The oral history consists of five digital files: 2011.174.102.1a, 2011.174.102.1b, 2011.174.102.1c, 2011.174.102.1d, and 2011.174.102.1e.
Oliver W. Hill, Jr., Ph.D. discusses his father, civil rights lawyer Oliver Hill. He explains his father's childhood and education in Roanoke, Virginia, how he ended up at Howard University in the 1920s, where he was in the same class as Justice Thurgood Marshall and studied law under Charles Hamilton Houston. In the 1930s Oliver Hill, Sr. reunited with both of them to work for the NAACP Legal Defense Fund, which was focused on challenging segregation laws. Hill, Jr. describes his own experience as a black student integrating a white school in Richmond, Virginia, attending Howard University, becoming a psychology professor at Virginia State University, and working with Bob Moses on the Algebra Project. He also discusses the education of African American children, school reform, and student testing.
The oral history consists of ten digital files: 2011.174.38.1a, 2011.174.38.1b, 2011.174.38.1c, 2011.174.38.1d, 2011.174.38.1e, 2011.174.38.1f, 2011.174.38.1g, 2011.174.38.1h, 2011.174.38.1i, and 2011.174.38.1j.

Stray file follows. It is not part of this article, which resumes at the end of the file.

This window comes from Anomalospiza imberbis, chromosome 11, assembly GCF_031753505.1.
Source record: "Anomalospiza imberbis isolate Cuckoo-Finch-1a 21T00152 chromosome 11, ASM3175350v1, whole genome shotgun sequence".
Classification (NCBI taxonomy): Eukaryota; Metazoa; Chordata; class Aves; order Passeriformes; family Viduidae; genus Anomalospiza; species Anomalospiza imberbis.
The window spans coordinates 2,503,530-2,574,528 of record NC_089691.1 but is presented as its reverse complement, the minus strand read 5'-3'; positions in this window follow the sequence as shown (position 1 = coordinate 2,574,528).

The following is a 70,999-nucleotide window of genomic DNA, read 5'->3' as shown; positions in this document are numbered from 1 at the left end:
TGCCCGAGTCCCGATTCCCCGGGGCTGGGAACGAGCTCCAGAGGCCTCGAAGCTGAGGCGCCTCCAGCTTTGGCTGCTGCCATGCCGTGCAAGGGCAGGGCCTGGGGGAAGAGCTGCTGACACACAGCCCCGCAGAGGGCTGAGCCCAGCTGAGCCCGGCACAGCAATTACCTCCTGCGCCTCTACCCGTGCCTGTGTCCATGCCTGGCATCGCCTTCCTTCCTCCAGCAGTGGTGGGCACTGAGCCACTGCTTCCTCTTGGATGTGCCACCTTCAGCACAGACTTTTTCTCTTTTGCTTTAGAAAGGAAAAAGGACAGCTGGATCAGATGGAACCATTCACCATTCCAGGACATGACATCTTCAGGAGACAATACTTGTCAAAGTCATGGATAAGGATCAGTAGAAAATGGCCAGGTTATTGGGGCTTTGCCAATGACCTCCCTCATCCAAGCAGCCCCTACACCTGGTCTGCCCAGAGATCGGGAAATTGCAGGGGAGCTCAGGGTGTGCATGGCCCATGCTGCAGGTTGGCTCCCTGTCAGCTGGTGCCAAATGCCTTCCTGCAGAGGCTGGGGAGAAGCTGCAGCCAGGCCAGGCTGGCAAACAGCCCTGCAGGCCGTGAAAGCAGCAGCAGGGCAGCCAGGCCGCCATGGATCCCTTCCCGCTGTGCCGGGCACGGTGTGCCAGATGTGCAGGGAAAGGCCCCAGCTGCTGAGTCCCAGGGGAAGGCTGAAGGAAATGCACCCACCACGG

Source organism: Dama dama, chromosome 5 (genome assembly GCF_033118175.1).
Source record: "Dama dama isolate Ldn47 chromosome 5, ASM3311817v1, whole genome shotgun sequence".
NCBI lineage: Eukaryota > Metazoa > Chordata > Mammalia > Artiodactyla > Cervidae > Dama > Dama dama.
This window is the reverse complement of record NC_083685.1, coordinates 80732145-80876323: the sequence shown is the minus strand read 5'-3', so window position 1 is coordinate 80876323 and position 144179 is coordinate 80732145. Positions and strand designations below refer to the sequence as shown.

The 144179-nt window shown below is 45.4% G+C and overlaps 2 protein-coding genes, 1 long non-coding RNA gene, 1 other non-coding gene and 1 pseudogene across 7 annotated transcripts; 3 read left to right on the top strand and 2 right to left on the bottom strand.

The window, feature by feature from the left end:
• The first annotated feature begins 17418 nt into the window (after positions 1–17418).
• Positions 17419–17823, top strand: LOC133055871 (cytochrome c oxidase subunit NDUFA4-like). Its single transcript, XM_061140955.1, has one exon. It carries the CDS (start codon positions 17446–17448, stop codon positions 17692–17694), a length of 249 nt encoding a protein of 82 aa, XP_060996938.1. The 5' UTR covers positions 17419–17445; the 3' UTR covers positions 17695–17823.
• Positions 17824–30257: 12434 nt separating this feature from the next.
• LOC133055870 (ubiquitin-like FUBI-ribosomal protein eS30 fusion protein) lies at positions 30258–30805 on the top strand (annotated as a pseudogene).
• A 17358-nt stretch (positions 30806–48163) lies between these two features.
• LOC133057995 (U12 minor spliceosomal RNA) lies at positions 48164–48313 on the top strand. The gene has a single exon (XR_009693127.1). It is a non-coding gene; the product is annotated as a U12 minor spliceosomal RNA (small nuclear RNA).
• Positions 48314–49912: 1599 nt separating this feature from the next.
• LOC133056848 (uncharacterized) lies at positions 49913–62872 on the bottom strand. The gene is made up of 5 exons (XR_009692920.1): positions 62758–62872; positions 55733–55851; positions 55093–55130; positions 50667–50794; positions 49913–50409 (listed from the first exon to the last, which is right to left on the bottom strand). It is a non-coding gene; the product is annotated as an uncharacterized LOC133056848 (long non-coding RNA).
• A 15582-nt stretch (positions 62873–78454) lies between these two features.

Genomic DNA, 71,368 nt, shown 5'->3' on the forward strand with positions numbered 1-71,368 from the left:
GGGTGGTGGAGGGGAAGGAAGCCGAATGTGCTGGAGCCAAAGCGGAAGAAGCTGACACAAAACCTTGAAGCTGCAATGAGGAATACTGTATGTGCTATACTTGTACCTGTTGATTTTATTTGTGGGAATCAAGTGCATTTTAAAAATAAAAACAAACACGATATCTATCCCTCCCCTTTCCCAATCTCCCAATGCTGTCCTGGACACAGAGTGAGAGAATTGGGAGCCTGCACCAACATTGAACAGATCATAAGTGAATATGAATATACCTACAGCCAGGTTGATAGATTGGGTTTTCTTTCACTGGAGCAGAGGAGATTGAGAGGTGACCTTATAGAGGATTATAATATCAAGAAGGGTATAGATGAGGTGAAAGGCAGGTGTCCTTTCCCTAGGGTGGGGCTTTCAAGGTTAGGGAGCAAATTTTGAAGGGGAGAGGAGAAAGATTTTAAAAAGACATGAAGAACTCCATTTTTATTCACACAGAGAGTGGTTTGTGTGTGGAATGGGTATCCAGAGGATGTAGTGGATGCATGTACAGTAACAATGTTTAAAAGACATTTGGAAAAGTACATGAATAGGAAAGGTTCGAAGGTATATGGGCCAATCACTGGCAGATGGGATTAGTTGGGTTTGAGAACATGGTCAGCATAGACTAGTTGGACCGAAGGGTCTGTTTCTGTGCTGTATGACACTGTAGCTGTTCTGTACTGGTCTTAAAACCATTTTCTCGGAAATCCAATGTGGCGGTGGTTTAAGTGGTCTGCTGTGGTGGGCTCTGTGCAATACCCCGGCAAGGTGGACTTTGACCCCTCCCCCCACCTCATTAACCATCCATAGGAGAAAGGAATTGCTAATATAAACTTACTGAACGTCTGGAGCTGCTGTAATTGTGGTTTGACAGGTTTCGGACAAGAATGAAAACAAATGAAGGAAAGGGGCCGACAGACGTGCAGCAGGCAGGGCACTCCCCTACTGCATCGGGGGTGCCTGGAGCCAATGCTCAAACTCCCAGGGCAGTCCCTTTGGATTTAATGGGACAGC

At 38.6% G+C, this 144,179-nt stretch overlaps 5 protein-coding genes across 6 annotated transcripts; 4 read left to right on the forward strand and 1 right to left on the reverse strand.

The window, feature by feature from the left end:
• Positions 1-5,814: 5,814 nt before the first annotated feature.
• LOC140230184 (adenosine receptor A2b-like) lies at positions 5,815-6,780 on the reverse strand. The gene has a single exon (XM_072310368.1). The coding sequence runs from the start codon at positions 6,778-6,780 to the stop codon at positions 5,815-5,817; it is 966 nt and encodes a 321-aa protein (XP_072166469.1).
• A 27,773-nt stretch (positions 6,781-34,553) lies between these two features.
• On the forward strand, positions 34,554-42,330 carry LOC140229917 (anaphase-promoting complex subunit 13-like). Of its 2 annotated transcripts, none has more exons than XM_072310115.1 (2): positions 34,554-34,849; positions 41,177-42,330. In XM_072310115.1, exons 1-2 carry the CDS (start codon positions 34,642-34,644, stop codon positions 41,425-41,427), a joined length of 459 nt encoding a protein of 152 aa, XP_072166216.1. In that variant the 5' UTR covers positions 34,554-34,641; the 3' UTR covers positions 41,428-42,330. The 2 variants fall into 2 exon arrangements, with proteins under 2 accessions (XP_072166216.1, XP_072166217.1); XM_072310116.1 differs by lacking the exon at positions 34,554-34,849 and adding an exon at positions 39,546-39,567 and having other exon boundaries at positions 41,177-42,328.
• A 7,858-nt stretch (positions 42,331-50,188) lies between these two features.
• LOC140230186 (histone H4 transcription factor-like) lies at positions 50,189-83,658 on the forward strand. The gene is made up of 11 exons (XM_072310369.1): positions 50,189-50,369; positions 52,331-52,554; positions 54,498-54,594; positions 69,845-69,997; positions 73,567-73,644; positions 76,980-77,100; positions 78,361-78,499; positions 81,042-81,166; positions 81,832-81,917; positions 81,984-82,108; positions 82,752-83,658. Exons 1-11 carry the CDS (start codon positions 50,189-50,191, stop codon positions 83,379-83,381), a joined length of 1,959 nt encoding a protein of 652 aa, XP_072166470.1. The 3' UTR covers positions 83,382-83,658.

Priscilla Tietjen Bassett recalls growing up in Plainfield, New Jersey, and attending Smith College, and Emmett W. Bassett, Ph. D. remembers growing up in Henry County, Virginia, serving in World War II, and attending Tuskegee Institute, where he assisted George Washington Carver with research. They tell how they met at a protest of a segregated restaurant in Massachusetts, raising money for Emmett Till's mother, their involvement in many civil rights groups in New York, and attending the March on Washington. They also discuss Dr. Bassett’s career as a professor of dairy science, Mrs. Bassett's career as a librarian, and their struggles as an interracial married couple.